The bare minimum to remind of this Instructable is: 'if grease fire then slide lid on pan'. For communicating this message to others the sticker in the Openproducts shop at Etsy's may come in handy. Or make a printout right away, see the next steps.
A good summary on grease fires is provided in one of the Fire & Safety Articles from the Excelsior Fire District in the United States (Minnesota, serving the cities of Deephaven, Excelsior, Greenwood, Shorewood and Tonka Bay): 'Put a Lid on Grease Fires' (version of 2011, sourced August 2015). Also, the article 'Cooking Safety' provides important information (sourced August 2015).
The three images at the beginning of Step 1 have been published by State Farm, Benjah-bmm27 and by the Pacific Air Forces respectively. Full references are provided below:
The first image is entitled 'Holiday fire safety - Unattended cooking on stove leads to a fire' by State Farm and is licensed under CC BY 2.0 (September 2007).
The third image (right side) of the lid being slid over the top of a burning pan is a screengrab from the video 'Grease Fire PSA' by the Pacific Air Forces and is licensed under the Standard YouTube Licence (October 2013).
The next Step highlights the design considerations behind the sticker.
Step 2: Design Considerations
Purpose of the sticker is to remind people what to do in case of a grease fire. The goal is to make people aware of what can happen in certain cases, and what to do when your pan is on fire.
The following aspects I have considered in the design.
- Size of the sticker is kept quite small: the pictogram is meant as a reminder, not really as a warning sign. The idea is to increase awareness rather than to provide directions in the heat of the battle.
- The dimensions (width of 10 cm = 4 in, height of 4 cm = 1.6 in) have been chosen to fit well in two columns on A4 paper size. The outstretched format creates a natural direction for reading (from left to right in this case).
- With text more information could have been transferred, like for example 'use metal lid', 'take off sleeves of inflammable fabric' or 'call emergency services at telephone number …'. This has not been done however, mainly for two reasons: a) to keep the picture simple and clear and b) to reach an international audience.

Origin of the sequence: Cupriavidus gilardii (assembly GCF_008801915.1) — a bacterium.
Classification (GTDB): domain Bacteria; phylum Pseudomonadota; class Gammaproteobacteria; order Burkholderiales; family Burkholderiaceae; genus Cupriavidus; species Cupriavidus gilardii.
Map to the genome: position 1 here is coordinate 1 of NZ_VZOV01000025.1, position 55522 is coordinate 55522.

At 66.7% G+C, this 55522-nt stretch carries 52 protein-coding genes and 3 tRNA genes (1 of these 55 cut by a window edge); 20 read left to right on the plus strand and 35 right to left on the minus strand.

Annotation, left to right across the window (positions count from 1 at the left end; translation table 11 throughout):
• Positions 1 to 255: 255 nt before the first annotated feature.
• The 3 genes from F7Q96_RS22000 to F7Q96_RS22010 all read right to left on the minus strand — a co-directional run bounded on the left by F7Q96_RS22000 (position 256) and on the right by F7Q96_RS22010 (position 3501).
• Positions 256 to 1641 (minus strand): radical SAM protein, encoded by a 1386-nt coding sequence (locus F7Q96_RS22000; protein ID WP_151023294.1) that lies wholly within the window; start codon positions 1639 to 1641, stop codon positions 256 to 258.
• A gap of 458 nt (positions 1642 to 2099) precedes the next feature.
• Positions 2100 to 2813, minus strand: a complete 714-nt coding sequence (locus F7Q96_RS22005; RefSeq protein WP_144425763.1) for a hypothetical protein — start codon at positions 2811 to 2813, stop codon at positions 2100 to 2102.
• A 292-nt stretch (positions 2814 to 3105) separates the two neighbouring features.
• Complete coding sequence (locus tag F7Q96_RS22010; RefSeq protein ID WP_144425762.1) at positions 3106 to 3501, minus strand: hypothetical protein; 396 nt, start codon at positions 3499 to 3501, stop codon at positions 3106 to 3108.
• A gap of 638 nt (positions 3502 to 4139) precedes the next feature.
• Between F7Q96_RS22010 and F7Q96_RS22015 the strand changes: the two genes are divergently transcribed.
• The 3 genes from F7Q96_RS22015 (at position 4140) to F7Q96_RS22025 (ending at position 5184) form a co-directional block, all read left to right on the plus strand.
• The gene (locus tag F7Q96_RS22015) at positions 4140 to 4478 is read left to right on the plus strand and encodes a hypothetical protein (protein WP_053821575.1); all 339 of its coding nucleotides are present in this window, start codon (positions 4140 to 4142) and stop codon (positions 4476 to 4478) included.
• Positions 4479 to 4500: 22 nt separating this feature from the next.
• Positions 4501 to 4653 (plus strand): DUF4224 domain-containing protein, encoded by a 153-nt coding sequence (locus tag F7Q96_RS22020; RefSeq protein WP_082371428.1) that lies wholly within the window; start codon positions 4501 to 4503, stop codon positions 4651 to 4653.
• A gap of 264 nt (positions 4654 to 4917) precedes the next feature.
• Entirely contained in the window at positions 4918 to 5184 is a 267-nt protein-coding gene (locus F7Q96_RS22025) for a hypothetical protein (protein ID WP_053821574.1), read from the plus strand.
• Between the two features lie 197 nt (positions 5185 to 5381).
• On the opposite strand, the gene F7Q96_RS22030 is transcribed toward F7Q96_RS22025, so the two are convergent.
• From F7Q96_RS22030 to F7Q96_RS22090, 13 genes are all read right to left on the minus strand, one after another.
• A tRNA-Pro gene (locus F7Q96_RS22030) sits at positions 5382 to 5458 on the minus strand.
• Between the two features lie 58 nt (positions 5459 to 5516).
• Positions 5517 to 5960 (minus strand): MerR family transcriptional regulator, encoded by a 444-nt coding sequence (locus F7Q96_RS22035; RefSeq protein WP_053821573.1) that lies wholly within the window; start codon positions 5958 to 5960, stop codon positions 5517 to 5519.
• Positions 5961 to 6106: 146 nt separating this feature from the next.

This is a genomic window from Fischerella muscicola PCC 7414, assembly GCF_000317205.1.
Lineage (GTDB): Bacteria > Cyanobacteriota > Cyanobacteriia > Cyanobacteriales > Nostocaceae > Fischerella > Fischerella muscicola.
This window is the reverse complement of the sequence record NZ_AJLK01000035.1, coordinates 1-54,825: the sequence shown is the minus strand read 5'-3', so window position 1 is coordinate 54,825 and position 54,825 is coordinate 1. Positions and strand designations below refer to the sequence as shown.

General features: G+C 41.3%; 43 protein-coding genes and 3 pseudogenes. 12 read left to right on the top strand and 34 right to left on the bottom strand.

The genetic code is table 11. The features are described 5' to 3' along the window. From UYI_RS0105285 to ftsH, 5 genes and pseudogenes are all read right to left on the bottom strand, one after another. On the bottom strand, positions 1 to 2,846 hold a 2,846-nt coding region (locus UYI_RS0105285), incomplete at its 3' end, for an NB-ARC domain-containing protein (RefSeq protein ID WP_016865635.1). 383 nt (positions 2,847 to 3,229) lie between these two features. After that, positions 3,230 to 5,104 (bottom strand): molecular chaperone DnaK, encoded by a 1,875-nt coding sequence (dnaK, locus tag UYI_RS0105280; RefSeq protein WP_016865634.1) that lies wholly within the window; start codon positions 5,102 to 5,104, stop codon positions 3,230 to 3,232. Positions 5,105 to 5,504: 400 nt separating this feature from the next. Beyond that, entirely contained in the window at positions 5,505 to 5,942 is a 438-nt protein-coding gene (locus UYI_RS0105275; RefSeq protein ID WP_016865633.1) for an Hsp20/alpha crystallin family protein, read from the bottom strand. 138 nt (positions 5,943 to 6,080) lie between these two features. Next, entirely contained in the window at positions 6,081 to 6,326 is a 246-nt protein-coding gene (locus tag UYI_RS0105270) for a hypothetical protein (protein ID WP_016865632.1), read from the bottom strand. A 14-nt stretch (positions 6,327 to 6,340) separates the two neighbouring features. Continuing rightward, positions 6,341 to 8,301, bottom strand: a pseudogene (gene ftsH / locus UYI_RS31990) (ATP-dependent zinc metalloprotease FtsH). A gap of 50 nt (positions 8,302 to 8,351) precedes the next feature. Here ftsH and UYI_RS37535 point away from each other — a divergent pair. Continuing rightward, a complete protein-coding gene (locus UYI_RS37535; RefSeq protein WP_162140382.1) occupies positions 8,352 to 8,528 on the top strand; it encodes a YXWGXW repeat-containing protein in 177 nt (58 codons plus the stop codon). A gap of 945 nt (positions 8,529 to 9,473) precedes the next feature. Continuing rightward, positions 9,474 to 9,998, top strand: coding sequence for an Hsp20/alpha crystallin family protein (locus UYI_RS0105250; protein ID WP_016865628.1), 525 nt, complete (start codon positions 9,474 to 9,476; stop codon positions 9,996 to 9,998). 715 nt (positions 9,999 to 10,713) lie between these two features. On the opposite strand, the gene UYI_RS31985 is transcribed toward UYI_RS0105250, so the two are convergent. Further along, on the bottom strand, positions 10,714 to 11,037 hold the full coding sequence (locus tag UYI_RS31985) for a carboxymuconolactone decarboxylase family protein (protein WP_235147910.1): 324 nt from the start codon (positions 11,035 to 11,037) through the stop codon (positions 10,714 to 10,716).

- The series of small arrows above the lid in the middle picture is to indicate that the lid is to be slid over the top of the pan.
The Grease Fire Sticker has been designed in scalable vector graphics (SVG), the flames in the image were created using Bezier curves and postprocessing of nodes. The software used was Inkscape, a cross-platform and open source vector graphics editor. See Step 4 in this Instructable for more info on the software.
License: by opting for a Creative Commons BY license the pictogram can be used by others with the sole restriction that the designer ('openproducts.org') is mentioned. This ensures that the barriers for communicating the sticker are kept low.
- Instead of listing what not to do in case of a grease fire (the story with the water, don't do that) the idea is to focus on positive action.
- The sticker clearly mentions the CC BY 4.0 license, but this part is not so interesting for individuals. Therefore, it is suggested that end-users cut off the lower part of the sticker, which is suggested by the pair of scissors. The goal is that people keep it for reference in a place that is not so visible.
- By opting for a open sourced sticker it should be facilitated that others make changes and publish the changed versions (Freedoms 1 and 3 as defined in the Free Software Definition as presented by the Free Software Foundation's Licensing and Compliance Lab at http://www.gnu.org/philosophy/free-sw.en.html). Accessibility of source files is a necessary condition, reason for which the source file of the sticker is provided in the next Step as a scalable vector image (and not solely as a raster image).